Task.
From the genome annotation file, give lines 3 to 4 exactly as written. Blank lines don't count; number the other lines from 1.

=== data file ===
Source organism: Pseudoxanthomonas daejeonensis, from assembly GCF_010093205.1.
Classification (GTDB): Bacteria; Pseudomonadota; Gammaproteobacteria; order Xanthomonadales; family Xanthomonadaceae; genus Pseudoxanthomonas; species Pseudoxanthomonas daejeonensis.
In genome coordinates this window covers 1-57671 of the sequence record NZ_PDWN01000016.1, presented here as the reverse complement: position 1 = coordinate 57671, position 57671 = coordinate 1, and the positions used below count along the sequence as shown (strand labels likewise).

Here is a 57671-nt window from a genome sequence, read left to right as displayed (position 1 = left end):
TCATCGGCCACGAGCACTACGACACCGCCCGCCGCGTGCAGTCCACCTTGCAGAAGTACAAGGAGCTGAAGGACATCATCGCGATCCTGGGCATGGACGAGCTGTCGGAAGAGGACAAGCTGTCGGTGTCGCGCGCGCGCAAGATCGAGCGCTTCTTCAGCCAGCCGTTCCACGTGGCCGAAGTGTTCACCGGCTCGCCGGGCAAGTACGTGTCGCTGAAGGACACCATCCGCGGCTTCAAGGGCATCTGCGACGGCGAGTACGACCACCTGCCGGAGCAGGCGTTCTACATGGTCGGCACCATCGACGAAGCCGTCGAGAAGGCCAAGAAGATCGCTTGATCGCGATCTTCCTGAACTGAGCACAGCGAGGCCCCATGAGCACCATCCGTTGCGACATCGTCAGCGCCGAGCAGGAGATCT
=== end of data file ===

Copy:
In genome coordinates this window covers 1-57671 of the sequence record NZ_PDWN01000016.1, presented here as the reverse complement: position 1 = coordinate 57671, position 57671 = coordinate 1, and the positions used below count along the sequence as shown (strand labels likewise).

Here is a 57671-nt window from a genome sequence, read left to right as displayed (position 1 = left end):